On Friday, November 2, 2012, a Federal Court Jury found in favor of the Estate of William Hope, Jr., and against the City of Chicago and officers Armando Ugarte and Michael St.Clair in a case in the Northern District of Illinois arising from an incident in which Mr. Hope was shot and killed in July 2010. The Estate was represented by Chicago attorneys Mark Parts and Faith Spencer of Parts & Spencer, Ltd.
William Hope, Jr., was sitting alone in his car backed into a space in the parking lot of a Popeyes restaurant at 75th and Perry at lunchtime on July 8, 2010. Police officers Armando Ugarte and Michael St.Clair had no information on him or his car or anything else happening in the area that day when they pulled in with their Chevy Tahoe and parked perpendicular to and directly in front of him.
After they both approached the driver's side of his car, he told them he hadn't done anything and began to move his car, as he would in pulling out of a parallel parking space, to go out around the back of the Tahoe. Officer Ugarte reached into the car to take control of it and shortly afterward Officer St.Clair fired four shots at Mr. Hope, who died on the scene.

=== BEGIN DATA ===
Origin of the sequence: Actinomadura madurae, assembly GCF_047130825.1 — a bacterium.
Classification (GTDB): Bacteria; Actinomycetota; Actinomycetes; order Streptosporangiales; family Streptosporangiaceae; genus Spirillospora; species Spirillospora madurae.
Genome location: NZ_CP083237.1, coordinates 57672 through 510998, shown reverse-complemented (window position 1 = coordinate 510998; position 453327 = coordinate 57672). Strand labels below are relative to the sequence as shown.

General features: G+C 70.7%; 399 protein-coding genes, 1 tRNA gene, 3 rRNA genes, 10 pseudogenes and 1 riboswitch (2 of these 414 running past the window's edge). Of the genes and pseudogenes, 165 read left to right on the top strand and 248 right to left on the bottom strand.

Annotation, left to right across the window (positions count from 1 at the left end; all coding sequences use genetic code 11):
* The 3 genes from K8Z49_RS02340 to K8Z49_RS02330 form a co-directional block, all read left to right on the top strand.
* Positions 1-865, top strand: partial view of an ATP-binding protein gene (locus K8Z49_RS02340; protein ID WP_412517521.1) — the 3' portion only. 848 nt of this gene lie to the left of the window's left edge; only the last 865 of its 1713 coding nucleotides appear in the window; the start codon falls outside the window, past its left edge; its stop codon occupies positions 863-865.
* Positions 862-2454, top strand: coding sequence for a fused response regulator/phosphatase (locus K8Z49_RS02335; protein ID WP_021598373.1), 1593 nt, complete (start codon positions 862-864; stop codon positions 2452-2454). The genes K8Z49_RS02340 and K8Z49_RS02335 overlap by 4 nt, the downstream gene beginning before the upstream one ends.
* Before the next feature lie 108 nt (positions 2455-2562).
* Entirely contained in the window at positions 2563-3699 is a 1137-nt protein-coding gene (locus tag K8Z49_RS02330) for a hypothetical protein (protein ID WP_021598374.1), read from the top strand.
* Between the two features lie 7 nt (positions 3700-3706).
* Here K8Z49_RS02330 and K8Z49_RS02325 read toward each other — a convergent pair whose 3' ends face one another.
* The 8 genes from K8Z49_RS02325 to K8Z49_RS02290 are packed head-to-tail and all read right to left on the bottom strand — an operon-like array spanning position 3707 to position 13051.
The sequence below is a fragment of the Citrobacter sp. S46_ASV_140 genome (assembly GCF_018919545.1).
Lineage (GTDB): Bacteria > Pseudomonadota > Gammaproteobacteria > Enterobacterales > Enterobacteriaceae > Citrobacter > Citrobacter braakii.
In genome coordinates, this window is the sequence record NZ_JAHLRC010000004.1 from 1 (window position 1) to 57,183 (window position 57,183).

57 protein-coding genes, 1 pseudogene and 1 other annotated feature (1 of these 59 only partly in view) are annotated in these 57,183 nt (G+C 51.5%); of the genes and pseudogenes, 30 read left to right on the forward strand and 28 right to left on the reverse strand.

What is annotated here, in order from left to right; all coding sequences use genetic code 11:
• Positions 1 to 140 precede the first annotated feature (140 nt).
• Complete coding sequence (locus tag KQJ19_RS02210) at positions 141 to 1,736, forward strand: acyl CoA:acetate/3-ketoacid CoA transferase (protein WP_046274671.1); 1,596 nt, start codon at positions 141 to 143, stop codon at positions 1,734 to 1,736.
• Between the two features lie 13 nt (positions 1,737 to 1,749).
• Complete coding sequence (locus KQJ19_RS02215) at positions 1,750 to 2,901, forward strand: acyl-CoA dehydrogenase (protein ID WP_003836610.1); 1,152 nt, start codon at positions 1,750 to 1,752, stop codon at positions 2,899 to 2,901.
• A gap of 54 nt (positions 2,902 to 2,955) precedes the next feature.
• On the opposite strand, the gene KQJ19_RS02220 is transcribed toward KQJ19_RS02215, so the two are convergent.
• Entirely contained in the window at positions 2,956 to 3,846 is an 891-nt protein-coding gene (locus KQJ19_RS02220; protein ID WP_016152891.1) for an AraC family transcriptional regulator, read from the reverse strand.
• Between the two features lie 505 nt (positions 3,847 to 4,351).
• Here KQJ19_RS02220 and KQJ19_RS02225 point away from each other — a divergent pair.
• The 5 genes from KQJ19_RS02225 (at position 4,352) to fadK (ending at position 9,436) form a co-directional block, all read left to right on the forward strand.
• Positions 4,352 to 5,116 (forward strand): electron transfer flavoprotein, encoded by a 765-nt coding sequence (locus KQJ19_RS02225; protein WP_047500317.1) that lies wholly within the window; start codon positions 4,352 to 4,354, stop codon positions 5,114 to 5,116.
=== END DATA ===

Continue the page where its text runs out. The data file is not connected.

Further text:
Shooting Officer St.Clair testified that 3 mph was his estimate as to Mr. Hope's speed. It was less than a minute from the time the police officers pulled into the parking lot until Mr. Hope was shot and dying. At the time of the shooting, Mr. Hope lived with his girlfriend of 9 years, Jennifer, their son Will and Jennifer's daughter Jada.
The officers contended that Ugarte was struck by the vehicle and subsequently became stuck in it and that Mr. Hope was using his vehicle as a weapon. Plaintiff's position was that the officers' story was inconsistent with testimony of independent witnesses, the physical evidence and certain aspects of the officers' own testimony.
The jury found in favor of Mr. Hope's Estate on all counts: a Federal claim of Improper Seizure against both Officer Ugarte and Officer St.Clair, a Federal claim of Excessive Force against Officer St.Clair, an Illinois law claim of Unlawful Detention against the City of Chicago, and an Illinois law claim of Battery against the City of Chicago. The jury awarded $5,000 for loss of liberty, $25,000 for physical pain and suffering, $40,000 for emotional pain and suffering, $2 million for loss of life, $3700 for burial expenses and $2.5 million for loss of society for a total of $4,573,700 in compensatory damages. The jury also awarded $10,000 against each officer as punitive damages. The defendants made no offer to settle prior to trial.